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Samuel Metat moves firewood which he sells to residents in Attawapiskat, Ont., Tuesday November 29, 2011. Prices for firewood range from $150-$200 per cord. (Adrian Wyld/The Canadian Press)
Samuel Metat moves firewood which he sells to residents in Attawapiskat, Ont., Tuesday November 29, 2011. Prices for firewood range from $150-$200 per cord. (Adrian Wyld/The Canadian Press)

In Attawapiskat, deep-rooted problems won't disappear in an instant Add to ...

After graduating from Vezina Secondary School in 2009, Christine Kataquapit's daughter planned on continuing her education by taking courses offered by the mine. Her mom was De Beers's newly appointed first-nation liaison. But there were no courses available, except basic first aid. Ms. Kataquapit's daughter also applied to work at Victor, but after four months without a response, she went south. “She's 19, she can't find a job here,” Ms. Kataquapit said.


De Beers's Attawapiskat office is in an ATCO trailer between the church and the bootlegger's, where a mickey of vodka sells for $130. (The bootlegger's house is known locally as “the palace,” and with its new siding and thermal windows, it's easily one of the nicest spots in town.)

Out of the ATCO trailer, De Beers has been laying the groundwork for expansion. The Victor kimberlite is one of at least 16 diamond-bearing pipes in the Attawapiskat area. Over the past year, the company has been in contact with the Tomagatiks again. This time, De Beers is negotiating with Clara's younger brother, John Tomagatik. “They want to explore in another spot on our land,” Mr. Tomagtik said. “But we don't want to let them explore until we sign a new [impact-benefit agreement]”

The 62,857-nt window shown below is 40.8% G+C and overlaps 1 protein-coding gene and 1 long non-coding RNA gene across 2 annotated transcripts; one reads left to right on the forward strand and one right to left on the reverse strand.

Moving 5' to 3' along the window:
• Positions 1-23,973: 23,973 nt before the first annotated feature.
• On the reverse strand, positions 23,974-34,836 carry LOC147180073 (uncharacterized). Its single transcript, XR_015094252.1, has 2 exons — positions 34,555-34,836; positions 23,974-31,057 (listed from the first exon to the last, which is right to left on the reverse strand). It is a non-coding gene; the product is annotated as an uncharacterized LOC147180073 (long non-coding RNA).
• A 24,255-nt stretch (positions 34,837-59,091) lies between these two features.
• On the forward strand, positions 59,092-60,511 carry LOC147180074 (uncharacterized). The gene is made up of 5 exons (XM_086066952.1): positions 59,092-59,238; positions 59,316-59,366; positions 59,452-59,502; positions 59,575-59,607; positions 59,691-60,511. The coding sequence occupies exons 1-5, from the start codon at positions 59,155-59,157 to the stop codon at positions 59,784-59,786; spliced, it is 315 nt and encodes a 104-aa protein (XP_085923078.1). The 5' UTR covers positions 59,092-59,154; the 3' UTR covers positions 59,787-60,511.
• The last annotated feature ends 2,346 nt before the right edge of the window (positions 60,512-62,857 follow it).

The 198-page agreement is a dense read – so dense, in fact, that it has overwhelmed the community's small, rundown band office. There are a dizzying array of commitments: from environmental management committees and joint management committees to employee advisory committees, wildlife management plans, mining monitors and human-resources inventories.

Theresa Hall, who was IBA co-ordinator and later became chief for a term, confessed she hadn't even heard of some of the committees and positions laid out in the document. She wasn't aware, for instance, that her first nation could request government valuation reports showing the mine's production values, access laid out in section 10.11.1. She hadn't seen De Beers's annual environmental reports, and she admitted the IBA co-ordinator position had been empty for years. The agreement even gave the community an opportunity to find a native name for Victor, but chief and council missed the deadline. Keeping up with the IBA is too much, Ms. Hall said. “We can sign the best agreement in the world, but if we don't have the people with the educational requirements, then it's false promises.”

Village activist Greg Shisheesh has been lobbying for a revised IBA for several years. He has collected more than 600 signatures asking De Beers to reopen its agreement with Attawapiskat. His petition has not been answered. “It's not that we don't want De Beers on our land,” he said. “We just want to make sure they're doing their part.” After a pause, he added: “It breaks down at our level. … We don't understand who we're dealing with – we're dealing with a giant that's dealt with aboriginal people all over the world. And our staff is not educated, so we're not able to catch up.”

Mr. Shisheesh, however, acknowledged there have been governance issues in Attawapiskat. And he welcomes the fact that Ottawa recently sent in a third-party manager to oversee the community's operations – a deeply divisive move that has angered many.

“There's no doubt we're in a mess financially,” he said. “We lack training and we lack education. But regardless, we need help cleaning up the financial situation.”

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